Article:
Farrah Turner is 17 and her formerly wealthy family’s home has just been foreclosed upon. Used to living in an upscale area and going to a private high school where she is one of only two Black girls, Farrah is used to analyzing any situation or person and making a plan to get her to her goals. She’s temporarily staying with her best friend, Cherish Whitman, a Black girl who was adopted by white parents and raised to be what Farrah calls WGS, aka White Girl Spoiled. While living with Cherish and becoming a de-facto member of the Whitman family, odd things start to happen that range from weird to dangerous.
I saw raves about Cherish Farrah on my Twitter feed and I’d been wanting to read Bethany C. Morrow’s work, so I put in a request at the library and when it arrived surprisingly quickly, I skipped it up to the top of my TBR.
This was one of those books that I read instead of doing other things I was meant to be doing, like cleaning, writing my own stories, or sleeping. I tore through it in just a few days because I needed to know where all these weird occurrences were leading. It’s clear that something sinister is going on, but I’ll admit that until it was spelled out for me, I didn’t guess what was actually going on.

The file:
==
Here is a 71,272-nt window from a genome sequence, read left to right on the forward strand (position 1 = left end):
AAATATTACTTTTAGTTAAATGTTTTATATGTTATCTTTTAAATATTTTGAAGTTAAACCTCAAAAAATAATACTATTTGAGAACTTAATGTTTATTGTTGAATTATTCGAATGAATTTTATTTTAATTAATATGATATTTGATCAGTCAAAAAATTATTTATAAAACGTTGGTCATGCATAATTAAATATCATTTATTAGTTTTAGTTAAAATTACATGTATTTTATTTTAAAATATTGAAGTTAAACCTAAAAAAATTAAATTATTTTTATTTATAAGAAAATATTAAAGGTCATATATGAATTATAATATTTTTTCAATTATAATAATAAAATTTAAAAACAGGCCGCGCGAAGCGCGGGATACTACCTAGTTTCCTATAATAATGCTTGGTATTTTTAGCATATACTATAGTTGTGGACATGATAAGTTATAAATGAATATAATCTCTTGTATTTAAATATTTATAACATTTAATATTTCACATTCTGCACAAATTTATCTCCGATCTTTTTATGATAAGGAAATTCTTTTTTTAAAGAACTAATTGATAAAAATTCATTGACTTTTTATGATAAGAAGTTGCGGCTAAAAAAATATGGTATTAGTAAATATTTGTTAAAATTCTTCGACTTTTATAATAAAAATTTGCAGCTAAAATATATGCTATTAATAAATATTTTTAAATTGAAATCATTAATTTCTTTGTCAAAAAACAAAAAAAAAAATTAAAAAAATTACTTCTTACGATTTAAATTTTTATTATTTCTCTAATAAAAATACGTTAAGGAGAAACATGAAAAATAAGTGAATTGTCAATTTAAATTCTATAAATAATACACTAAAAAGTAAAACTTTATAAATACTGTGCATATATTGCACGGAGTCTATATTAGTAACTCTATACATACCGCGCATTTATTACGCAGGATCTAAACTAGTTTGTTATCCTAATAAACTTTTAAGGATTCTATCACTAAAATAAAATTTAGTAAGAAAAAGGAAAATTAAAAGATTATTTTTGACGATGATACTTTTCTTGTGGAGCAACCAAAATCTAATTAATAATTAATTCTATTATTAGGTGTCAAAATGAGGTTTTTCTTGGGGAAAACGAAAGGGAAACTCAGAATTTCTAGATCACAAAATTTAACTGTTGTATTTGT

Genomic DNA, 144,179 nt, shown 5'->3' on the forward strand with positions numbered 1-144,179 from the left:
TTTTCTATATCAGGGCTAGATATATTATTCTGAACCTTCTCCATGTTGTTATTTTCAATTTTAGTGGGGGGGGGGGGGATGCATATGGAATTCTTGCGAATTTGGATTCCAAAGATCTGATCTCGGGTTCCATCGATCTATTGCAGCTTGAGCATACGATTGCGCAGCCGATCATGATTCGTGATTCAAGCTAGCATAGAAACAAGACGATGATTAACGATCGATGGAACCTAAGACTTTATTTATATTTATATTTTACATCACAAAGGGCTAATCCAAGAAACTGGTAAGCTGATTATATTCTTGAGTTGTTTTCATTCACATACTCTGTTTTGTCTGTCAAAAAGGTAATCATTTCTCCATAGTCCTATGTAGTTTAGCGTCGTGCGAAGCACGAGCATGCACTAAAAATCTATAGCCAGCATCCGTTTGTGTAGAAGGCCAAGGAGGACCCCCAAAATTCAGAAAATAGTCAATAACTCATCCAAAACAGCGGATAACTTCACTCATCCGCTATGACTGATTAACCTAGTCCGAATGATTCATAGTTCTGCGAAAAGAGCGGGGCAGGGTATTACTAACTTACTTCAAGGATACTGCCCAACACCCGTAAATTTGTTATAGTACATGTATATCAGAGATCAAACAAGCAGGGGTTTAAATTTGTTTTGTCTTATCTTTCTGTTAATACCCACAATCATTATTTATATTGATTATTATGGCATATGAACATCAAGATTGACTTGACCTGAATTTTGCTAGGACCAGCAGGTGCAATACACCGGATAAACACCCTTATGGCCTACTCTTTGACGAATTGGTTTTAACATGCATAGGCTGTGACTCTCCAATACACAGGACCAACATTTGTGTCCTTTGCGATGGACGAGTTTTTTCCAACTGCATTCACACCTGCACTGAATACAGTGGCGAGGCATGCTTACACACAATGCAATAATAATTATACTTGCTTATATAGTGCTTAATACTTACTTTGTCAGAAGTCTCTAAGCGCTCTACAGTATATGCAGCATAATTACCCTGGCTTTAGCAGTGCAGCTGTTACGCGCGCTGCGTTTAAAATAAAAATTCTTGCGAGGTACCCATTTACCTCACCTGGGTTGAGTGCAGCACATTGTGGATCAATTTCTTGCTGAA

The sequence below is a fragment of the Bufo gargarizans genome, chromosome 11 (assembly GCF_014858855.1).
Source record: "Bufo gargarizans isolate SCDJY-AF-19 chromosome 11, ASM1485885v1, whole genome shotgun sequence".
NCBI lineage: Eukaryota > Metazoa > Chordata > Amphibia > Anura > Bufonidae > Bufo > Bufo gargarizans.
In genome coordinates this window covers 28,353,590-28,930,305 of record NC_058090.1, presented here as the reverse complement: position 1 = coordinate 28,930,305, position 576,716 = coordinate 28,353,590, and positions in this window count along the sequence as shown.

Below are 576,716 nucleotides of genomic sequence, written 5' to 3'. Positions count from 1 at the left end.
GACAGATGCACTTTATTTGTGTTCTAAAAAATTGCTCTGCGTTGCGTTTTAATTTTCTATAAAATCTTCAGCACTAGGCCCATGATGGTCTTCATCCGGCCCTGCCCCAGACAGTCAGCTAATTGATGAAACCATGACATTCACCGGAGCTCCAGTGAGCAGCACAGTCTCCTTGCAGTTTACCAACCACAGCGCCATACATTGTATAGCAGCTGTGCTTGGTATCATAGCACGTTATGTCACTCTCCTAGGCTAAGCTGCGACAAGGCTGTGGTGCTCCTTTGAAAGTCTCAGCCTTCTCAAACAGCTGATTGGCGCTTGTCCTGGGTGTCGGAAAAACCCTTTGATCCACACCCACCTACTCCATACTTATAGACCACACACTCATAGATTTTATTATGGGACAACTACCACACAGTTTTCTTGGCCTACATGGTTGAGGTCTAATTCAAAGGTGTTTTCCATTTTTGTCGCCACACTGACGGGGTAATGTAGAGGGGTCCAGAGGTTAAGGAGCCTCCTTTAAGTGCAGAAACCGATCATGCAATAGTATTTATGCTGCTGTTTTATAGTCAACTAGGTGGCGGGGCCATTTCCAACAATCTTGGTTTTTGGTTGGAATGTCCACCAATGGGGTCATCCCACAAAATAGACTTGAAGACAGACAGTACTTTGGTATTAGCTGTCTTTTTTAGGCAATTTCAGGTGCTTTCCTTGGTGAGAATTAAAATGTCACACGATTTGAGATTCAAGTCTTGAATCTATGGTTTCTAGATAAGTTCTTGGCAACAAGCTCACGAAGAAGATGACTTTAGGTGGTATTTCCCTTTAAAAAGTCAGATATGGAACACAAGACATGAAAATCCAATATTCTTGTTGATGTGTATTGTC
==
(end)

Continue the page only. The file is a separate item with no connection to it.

I’m not going to say any more and spoil the plot, but I do want everyone I know to read this so we can talk about it. I’m not 100% sure that the secret behind the big reveal totally worked, or at least I still have questions. But it kept me reading, and it wasn’t afraid to explore the negatives that can come with adoption, especially of a white, well-off family adopting a Black child.
There are definitely notes of Get Out, with Farrah’s parents seeming to do all the right things, such as her mom taking classes about how to care for Black hair and speaking about Black women having to work twice as hard as anyone else to achieve the same success. The unapologetic actions of the main character to address wrongs reminded me a little of the last scenes in Alyssa Cole’s When No One Is Watching, another book I couldn’t put down (that one is also in the social horror genre, focusing on the gentrification of a Brooklyn neighborhood – go read that one too).
Overall, even if I wasn’t totally sure about some of the twists, I think this book was excellent. If you’re thinking about reading it, please do, and then let’s chat.